Miami City Ballet. From Jan 11th through Jan 27th, 2008.
The stage is a dark and mysterious ballroom where thirty-four dancers waltz among each other in flowing romantic tutus to the climactic music of Ravel. La Valse, a neo-romantic ballet, choreographed by Balanchine in 1951, contains a mood of disturbed happiness and impending doom, a thematic element of Ravel’s scores thought to possibly be attributed to the advent of the Great War. Ravel wrote on the score “We are dancing on the edge of a volcano.” and dance critic Arlene Croce wrote that the ballet “is about waltz intoxication, vertigo, and death.” Although Balanchine’s ballet is considered plot-less, it contains many dramatic elements that culminate with the appearance of a dark figure of Death who claims the life of a woman in white.
One of the more noted elements of the ballet are the long dresses worn by the woman in white and the corps female dancers. Barbara Karinska originally designed the elongated tulle ball gowns to compliment the eerie tone of the ballet. The principal female dancer wears a white dress that, later in the ballet during her courtship with Death, is draped over with a black gauze. This visual element happens in front the audience and shows the transformation from innocence into something sinister. The corps wears long skirts attached to grey bodices with six layers of color – red, orange, purple, and pink – all topped by a single layer of translucent grey. They are hauntingly elegant and tinged with death.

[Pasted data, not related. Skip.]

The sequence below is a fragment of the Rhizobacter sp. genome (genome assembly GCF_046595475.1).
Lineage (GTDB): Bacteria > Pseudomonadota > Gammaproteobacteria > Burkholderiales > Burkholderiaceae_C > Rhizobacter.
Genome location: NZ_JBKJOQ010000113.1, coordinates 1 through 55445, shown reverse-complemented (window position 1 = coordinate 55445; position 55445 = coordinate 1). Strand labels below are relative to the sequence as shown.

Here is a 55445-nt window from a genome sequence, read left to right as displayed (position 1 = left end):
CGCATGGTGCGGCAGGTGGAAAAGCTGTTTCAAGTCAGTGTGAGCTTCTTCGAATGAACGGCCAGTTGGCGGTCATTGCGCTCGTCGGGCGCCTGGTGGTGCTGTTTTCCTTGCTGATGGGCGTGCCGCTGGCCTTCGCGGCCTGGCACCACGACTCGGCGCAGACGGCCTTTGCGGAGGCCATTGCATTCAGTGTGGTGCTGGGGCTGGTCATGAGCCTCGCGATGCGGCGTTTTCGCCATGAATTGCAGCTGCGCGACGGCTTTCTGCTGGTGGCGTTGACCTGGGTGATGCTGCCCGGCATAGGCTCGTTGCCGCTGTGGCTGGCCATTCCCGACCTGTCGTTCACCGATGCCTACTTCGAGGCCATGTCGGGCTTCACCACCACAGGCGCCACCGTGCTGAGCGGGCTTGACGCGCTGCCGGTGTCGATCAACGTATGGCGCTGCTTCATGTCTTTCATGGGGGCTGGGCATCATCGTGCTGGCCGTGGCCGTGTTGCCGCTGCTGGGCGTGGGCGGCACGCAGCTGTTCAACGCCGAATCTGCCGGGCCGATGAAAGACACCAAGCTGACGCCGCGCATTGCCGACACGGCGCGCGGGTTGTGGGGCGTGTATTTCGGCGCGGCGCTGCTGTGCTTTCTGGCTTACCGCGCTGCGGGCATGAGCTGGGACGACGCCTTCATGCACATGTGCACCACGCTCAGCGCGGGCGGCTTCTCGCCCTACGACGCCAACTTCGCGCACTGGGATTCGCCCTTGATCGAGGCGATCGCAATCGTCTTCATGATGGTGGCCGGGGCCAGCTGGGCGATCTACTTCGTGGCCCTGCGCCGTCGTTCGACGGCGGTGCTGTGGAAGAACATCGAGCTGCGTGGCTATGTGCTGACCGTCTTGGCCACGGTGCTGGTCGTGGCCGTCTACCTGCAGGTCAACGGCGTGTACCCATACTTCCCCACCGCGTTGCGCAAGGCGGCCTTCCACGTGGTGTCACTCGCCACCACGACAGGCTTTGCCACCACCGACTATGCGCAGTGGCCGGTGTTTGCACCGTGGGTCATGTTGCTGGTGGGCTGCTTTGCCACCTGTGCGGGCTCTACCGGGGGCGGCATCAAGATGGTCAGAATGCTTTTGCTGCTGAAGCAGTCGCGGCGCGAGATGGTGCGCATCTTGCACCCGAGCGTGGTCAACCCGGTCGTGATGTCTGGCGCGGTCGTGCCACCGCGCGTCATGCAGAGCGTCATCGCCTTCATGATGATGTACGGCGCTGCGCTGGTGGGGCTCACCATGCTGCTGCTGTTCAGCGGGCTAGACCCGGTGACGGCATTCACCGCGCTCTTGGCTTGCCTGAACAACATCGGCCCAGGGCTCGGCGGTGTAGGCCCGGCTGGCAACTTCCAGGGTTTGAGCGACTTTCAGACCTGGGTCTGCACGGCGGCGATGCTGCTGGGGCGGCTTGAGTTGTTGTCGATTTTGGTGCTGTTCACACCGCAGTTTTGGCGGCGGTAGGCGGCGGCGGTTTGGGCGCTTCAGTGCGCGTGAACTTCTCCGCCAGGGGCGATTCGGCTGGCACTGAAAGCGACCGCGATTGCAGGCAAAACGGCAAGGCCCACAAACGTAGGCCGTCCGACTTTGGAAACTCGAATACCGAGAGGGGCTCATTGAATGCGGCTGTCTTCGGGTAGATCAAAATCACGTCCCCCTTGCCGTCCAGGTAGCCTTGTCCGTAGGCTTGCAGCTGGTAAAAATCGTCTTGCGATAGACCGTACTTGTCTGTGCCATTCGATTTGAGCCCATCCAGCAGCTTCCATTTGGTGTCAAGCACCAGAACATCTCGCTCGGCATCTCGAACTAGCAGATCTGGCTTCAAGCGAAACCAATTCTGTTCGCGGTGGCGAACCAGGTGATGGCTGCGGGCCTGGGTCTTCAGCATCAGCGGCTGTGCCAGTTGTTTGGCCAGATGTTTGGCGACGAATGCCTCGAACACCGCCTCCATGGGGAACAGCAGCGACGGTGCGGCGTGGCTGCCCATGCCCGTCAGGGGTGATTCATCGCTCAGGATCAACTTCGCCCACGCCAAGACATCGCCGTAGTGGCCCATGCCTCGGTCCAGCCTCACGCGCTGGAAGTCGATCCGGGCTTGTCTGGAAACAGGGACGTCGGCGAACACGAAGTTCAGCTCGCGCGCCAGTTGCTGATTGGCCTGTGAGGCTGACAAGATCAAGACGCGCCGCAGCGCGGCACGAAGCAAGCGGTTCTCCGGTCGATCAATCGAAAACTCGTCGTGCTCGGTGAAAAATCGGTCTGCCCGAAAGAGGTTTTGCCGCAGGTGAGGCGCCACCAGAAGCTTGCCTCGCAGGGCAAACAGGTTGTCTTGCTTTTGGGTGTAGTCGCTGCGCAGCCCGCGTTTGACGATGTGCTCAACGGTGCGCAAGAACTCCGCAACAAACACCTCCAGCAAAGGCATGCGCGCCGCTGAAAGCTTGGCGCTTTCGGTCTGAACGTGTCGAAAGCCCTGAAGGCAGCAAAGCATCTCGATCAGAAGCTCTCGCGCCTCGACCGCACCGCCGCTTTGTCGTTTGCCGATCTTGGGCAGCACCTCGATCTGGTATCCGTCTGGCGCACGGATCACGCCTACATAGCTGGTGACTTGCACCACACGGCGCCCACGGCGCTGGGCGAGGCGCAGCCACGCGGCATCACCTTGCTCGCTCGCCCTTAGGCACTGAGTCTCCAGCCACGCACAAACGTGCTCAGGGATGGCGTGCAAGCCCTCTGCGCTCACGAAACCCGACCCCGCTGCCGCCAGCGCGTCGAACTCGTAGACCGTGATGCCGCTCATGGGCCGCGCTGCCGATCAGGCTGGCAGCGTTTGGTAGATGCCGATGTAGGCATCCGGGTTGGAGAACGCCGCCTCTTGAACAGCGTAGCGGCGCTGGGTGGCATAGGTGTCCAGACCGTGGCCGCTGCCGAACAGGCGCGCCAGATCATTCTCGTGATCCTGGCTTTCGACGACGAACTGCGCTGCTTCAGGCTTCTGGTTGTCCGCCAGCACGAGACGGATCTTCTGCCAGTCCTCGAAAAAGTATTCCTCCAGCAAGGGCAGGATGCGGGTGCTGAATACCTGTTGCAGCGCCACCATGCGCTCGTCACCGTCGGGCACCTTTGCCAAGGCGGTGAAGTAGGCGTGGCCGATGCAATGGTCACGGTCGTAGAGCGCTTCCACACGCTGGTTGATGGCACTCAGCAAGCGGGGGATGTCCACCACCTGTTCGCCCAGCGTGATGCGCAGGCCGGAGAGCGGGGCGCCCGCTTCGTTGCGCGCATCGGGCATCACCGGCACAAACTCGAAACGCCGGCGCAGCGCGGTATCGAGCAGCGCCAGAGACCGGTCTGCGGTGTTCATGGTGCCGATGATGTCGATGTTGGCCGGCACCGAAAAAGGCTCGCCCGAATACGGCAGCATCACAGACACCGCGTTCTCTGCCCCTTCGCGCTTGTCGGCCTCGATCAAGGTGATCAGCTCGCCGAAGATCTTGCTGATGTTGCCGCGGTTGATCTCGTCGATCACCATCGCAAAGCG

Performances of La Valse will take place at the Carnival Center for the Performing Arts, Kravis Center for the Performing Arts and Broward Center for the Performing Arts starting January 11th and continuing throughout the following weekends.
For more information, please call: 305.929.7010